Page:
“The Viper ACR-X is an amazing track car. The first amazing thing is just how quickly the car gets around the track. My fastest lap around VIR in my World Challenge Spec Viper Comp Coupe is a 1:59.5. I was 4.5 seconds faster in my ?ACR-X—and 4.5 seconds per lap is an eternity. The second amazing thing is that this car is basically no different than the street cars sitting in the showroom at ViperExchange.com. This car deserves a lot of credit.”

Race Two

Ryan Schimsk Wins Dodge Viper Cup Race 2 at VIR

Sunday, July 11, 2010, Alton, Va.—Ryan Schimsk won Dodge Viper Cup Race 2 during the inaugural Dodge Viper Cup weekend at Virginia International (VIR).

Schimsk blasted from pole position to a convincing lead by the end of the second lap. He was never challenged, finishing four seconds clear of Keating. Keith Verges made a lightning-quick start from third on the grid, jumping ahead of Keating, but lost time when he went wide in turn two and dropped to fifth. He was quickly back in third behind Keating, where he remained to the end of the race.

“I got a really good start but went too deep into turn two and had to go wide into the marbles. Ben (Keating) and two others got by before I could collect the car and go on,” said Verges. “I got back behind Keating, but couldn’t do more than that.” He finished two seconds back in third place.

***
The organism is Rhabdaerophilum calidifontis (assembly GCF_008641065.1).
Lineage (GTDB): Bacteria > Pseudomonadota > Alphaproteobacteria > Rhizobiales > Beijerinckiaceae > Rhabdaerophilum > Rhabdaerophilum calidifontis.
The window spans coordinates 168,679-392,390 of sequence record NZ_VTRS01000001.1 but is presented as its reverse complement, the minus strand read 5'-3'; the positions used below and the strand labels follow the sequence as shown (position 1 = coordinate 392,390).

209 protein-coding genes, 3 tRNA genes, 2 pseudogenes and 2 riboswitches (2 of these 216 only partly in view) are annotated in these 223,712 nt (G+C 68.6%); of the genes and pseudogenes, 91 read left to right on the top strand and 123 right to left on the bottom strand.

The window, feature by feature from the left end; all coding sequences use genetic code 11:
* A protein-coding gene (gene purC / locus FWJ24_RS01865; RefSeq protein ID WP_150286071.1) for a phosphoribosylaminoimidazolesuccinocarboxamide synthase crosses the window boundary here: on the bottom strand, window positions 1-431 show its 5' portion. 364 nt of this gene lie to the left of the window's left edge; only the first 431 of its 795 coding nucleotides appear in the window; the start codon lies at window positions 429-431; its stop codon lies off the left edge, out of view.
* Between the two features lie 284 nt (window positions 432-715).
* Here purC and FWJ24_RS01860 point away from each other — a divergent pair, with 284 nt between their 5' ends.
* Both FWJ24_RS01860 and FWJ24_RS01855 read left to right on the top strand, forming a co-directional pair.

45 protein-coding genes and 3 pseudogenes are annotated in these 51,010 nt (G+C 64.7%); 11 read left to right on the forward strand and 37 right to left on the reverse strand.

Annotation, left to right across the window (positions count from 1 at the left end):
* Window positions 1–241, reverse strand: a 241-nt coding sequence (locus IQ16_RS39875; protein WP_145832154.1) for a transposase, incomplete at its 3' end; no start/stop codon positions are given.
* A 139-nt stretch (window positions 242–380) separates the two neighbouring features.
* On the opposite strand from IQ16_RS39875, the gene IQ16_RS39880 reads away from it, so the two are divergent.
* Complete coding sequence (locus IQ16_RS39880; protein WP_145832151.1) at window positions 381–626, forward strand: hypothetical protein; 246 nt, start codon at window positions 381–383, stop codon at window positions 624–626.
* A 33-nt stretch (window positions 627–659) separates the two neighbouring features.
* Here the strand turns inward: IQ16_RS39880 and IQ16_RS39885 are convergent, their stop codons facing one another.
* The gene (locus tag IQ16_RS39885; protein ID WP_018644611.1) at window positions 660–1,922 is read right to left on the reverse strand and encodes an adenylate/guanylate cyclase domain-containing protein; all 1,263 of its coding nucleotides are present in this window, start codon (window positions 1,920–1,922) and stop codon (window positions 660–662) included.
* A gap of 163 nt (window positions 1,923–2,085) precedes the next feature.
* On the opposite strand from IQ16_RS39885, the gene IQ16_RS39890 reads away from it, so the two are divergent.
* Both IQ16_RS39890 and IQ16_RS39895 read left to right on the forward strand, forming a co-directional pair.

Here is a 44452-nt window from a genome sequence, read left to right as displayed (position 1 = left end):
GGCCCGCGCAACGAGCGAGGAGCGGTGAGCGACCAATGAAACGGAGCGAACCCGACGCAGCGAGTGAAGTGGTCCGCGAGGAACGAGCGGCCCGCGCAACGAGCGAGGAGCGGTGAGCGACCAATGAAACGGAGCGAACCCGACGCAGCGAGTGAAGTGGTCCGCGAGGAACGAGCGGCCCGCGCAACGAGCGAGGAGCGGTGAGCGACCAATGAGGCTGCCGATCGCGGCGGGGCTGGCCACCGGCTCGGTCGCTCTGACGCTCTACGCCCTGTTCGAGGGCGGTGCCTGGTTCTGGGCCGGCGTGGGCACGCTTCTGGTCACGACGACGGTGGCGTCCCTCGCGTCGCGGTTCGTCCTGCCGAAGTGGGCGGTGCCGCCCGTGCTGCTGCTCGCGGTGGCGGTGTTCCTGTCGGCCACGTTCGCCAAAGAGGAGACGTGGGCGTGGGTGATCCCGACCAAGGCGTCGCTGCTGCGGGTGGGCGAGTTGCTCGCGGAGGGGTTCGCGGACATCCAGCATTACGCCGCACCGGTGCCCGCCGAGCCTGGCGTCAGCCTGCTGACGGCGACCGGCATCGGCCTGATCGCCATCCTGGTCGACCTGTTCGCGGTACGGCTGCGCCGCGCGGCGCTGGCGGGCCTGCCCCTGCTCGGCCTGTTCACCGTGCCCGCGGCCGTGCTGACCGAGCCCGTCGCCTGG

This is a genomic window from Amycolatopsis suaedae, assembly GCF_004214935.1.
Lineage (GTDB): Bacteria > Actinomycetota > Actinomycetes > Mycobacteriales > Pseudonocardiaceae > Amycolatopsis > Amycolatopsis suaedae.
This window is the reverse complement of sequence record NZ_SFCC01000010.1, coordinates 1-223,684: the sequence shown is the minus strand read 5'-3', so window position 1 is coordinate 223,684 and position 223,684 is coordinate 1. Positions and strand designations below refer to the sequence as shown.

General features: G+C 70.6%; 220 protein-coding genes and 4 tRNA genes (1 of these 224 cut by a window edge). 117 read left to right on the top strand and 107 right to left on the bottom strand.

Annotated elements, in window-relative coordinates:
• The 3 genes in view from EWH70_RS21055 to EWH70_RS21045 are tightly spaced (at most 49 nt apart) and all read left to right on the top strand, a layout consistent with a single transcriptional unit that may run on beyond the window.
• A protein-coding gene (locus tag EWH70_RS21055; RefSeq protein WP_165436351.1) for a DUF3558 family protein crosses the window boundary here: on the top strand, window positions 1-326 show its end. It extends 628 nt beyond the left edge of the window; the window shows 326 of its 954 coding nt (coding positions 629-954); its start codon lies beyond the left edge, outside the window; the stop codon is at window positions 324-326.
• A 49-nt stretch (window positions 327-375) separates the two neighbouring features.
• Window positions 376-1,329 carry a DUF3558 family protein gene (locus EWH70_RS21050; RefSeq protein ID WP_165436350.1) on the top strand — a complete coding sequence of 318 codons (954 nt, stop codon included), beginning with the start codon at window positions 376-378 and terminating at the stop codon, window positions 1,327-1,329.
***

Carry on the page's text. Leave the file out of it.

“Keith (Verges) got way in front and all I could do is get close and hope,” said Keating. His hopes were rewarded soon after when Verges went wide and had to slow, letting him by into second where he finished.

Guest driver Sergeant Mike Kohn reviewed his progress through the two races, “Unfortunately we didn’t win the race but I got more comfortable with the car and the track every time we went out. My best lap in the first couple sessions was 2:18 and my best lap on the last day was 2:00. I was in awe of the horsepower, the stability and grip in the corners and I could really feel the down force over 100 mph. It was great to have Cindi on the radio keeping me focused and getting tips from my teammates Jeff Courtney and Shaun Bailey. Is that an all-star squad or what? Now I understand why Cindi kept saying how special the Viper is when driving. I want an ACR-X so badly now! Maybe I can ask for one as a wedding present from my fiancée. The Army National Guard sponsored me in this event. This was one of the greatest experiences of my life and I would like to thank Dodge, Lux Performance and the National Guard for this opportunity. Now it’s time to put some Viper drivers in a bobsled with me.”